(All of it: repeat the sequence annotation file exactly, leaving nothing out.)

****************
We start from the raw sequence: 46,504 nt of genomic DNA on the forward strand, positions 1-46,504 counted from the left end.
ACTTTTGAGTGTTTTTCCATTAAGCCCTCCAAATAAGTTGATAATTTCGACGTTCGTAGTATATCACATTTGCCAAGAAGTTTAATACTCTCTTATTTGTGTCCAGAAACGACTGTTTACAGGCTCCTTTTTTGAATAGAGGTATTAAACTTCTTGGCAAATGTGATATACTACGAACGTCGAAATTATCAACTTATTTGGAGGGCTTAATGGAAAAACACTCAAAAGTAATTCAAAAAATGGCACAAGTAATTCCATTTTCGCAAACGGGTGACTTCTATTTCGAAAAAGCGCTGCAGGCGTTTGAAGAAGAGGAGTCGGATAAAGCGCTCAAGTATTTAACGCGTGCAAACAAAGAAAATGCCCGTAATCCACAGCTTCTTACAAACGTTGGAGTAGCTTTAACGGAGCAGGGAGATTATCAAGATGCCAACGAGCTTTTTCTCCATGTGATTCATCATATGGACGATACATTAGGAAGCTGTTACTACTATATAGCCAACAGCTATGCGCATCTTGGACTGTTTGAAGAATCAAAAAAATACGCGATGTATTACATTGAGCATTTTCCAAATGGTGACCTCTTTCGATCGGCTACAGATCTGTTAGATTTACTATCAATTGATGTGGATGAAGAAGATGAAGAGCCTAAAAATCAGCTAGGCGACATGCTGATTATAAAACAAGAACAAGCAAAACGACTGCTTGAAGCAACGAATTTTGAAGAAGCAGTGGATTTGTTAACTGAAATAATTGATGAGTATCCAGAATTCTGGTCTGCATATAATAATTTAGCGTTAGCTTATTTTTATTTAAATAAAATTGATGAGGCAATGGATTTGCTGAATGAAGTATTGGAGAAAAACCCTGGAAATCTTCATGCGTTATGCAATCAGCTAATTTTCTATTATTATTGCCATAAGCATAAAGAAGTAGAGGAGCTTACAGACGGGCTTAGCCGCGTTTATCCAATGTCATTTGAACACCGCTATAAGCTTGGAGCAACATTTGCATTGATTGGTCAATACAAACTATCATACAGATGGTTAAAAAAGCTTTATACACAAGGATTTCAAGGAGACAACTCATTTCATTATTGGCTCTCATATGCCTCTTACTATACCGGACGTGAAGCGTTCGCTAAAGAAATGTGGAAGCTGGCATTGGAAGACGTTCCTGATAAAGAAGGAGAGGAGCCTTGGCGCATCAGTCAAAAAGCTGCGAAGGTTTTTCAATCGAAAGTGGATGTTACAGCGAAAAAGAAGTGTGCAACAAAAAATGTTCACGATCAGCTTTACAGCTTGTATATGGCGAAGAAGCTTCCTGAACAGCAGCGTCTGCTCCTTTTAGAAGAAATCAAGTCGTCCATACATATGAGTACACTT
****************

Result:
We start from the raw sequence: 46,504 nt of genomic DNA on the forward strand, positions 1-46,504 counted from the left end.
ACTTTTGAGTGTTTTTCCATTAAGCCCTCCAAATAAGTTGATAATTTCGACGTTCGTAGTATATCACATTTGCCAAGAAGTTTAATACTCTCTTATTTGTGTCCAGAAACGACTGTTTACAGGCTCCTTTTTTGAATAGAGGTATTAAACTTCTTGGCAAATGTGATATACTACGAACGTCGAAATTATCAACTTATTTGGAGGGCTTAATGGAAAAACACTCAAAAGTAATTCAAAAAATGGCACAAGTAATTCCATTTTCGCAAACGGGTGACTTCTATTTCGAAAAAGCGCTGCAGGCGTTTGAAGAAGAGGAGTCGGATAAAGCGCTCAAGTATTTAACGCGTGCAAACAAAGAAAATGCCCGTAATCCACAGCTTCTTACAAACGTTGGAGTAGCTTTAACGGAGCAGGGAGATTATCAAGATGCCAACGAGCTTTTTCTCCATGTGATTCATCATATGGACGATACATTAGGAAGCTGTTACTACTATATAGCCAACAGCTATGCGCATCTTGGACTGTTTGAAGAATCAAAAAAATACGCGATGTATTACATTGAGCATTTTCCAAATGGTGACCTCTTTCGATCGGCTACAGATCTGTTAGATTTACTATCAATTGATGTGGATGAAGAAGATGAAGAGCCTAAAAATCAGCTAGGCGACATGCTGATTATAAAACAAGAACAAGCAAAACGACTGCTTGAAGCAACGAATTTTGAAGAAGCAGTGGATTTGTTAACTGAAATAATTGATGAGTATCCAGAATTCTGGTCTGCATATAATAATTTAGCGTTAGCTTATTTTTATTTAAATAAAATTGATGAGGCAATGGATTTGCTGAATGAAGTATTGGAGAAAAACCCTGGAAATCTTCATGCGTTATGCAATCAGCTAATTTTCTATTATTATTGCCATAAGCATAAAGAAGTAGAGGAGCTTACAGACGGGCTTAGCCGCGTTTATCCAATGTCATTTGAACACCGCTATAAGCTTGGAGCAACATTTGCATTGATTGGTCAATACAAACTATCATACAGATGGTTAAAAAAGCTTTATACACAAGGATTTCAAGGAGACAACTCATTTCATTATTGGCTCTCATATGCCTCTTACTATACCGGACGTGAAGCGTTCGCTAAAGAAATGTGGAAGCTGGCATTGGAAGACGTTCCTGATAAAGAAGGAGAGGAGCCTTGGCGCATCAGTCAAAAAGCTGCGAAGGTTTTTCAATCGAAAGTGGATGTTACAGCGAAAAAGAAGTGTGCAACAAAAAATGTTCACGATCAGCTTTACAGCTTGTATATGGCGAAGAAGCTTCCTGAACAGCAGCGTCTGCTCCTTTTAGAAGAAATCAAGTCGTCCATACATATGAGTACACTT